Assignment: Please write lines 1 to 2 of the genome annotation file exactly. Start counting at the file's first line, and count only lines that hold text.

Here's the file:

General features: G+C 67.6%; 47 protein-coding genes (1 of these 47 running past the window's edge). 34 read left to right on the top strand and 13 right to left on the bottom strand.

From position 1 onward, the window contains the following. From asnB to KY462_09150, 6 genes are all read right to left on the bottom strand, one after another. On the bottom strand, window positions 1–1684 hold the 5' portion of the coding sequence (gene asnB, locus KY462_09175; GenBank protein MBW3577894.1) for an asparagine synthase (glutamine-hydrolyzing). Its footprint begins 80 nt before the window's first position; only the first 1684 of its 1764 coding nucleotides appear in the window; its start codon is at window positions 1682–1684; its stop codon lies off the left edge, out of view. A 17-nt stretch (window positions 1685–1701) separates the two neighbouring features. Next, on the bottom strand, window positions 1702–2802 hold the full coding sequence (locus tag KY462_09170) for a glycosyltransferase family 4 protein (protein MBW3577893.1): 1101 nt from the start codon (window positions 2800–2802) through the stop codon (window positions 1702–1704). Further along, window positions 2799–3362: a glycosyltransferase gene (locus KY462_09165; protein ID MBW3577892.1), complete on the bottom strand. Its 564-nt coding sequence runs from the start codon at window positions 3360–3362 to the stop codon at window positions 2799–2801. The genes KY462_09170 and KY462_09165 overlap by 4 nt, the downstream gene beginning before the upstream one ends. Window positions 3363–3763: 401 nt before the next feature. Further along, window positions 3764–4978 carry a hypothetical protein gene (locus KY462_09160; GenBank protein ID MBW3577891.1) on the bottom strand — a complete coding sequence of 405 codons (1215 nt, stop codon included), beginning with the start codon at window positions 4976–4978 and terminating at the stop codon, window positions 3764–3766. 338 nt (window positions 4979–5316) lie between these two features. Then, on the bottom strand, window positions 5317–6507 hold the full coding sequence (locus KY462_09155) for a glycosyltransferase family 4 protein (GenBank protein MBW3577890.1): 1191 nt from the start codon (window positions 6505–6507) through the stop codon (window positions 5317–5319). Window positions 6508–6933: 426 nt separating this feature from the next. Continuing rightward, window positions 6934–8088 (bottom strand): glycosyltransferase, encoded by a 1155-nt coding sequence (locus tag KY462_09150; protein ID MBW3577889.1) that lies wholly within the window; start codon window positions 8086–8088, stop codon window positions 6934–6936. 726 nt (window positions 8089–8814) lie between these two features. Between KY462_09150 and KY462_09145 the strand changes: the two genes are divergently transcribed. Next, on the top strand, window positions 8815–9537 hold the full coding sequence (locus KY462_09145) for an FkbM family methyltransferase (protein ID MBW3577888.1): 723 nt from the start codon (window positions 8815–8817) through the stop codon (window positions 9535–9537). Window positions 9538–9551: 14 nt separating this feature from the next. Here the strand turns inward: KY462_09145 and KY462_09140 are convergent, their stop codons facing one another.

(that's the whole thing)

General features: G+C 67.6%; 47 protein-coding genes (1 of these 47 running past the window's edge). 34 read left to right on the top strand and 13 right to left on the bottom strand.

From position 1 onward, the window contains the following. From asnB to KY462_09150, 6 genes are all read right to left on the bottom strand, one after another. On the bottom strand, window positions 1–1684 hold the 5' portion of the coding sequence (gene asnB, locus KY462_09175; GenBank protein MBW3577894.1) for an asparagine synthase (glutamine-hydrolyzing). Its footprint begins 80 nt before the window's first position; only the first 1684 of its 1764 coding nucleotides appear in the window; its start codon is at window positions 1682–1684; its stop codon lies off the left edge, out of view. A 17-nt stretch (window positions 1685–1701) separates the two neighbouring features. Next, on the bottom strand, window positions 1702–2802 hold the full coding sequence (locus tag KY462_09170) for a glycosyltransferase family 4 protein (protein MBW3577893.1): 1101 nt from the start codon (window positions 2800–2802) through the stop codon (window positions 1702–1704). Further along, window positions 2799–3362: a glycosyltransferase gene (locus KY462_09165; protein ID MBW3577892.1), complete on the bottom strand. Its 564-nt coding sequence runs from the start codon at window positions 3360–3362 to the stop codon at window positions 2799–2801. The genes KY462_09170 and KY462_09165 overlap by 4 nt, the downstream gene beginning before the upstream one ends. Window positions 3363–3763: 401 nt before the next feature. Further along, window positions 3764–4978 carry a hypothetical protein gene (locus KY462_09160; GenBank protein ID MBW3577891.1) on the bottom strand — a complete coding sequence of 405 codons (1215 nt, stop codon included), beginning with the start codon at window positions 4976–4978 and terminating at the stop codon, window positions 3764–3766. 338 nt (window positions 4979–5316) lie between these two features. Then, on the bottom strand, window positions 5317–6507 hold the full coding sequence (locus KY462_09155) for a glycosyltransferase family 4 protein (GenBank protein MBW3577890.1): 1191 nt from the start codon (window positions 6505–6507) through the stop codon (window positions 5317–5319). Window positions 6508–6933: 426 nt separating this feature from the next. Continuing rightward, window positions 6934–8088 (bottom strand): glycosyltransferase, encoded by a 1155-nt coding sequence (locus tag KY462_09150; protein ID MBW3577889.1) that lies wholly within the window; start codon window positions 8086–8088, stop codon window positions 6934–6936. 726 nt (window positions 8089–8814) lie between these two features. Between KY462_09150 and KY462_09145 the strand changes: the two genes are divergently transcribed. Next, on the top strand, window positions 8815–9537 hold the full coding sequence (locus KY462_09145) for an FkbM family methyltransferase (protein ID MBW3577888.1): 723 nt from the start codon (window positions 8815–8817) through the stop codon (window positions 9535–9537). Window positions 9538–9551: 14 nt separating this feature from the next. Here the strand turns inward: KY462_09145 and KY462_09140 are convergent, their stop codons facing one another.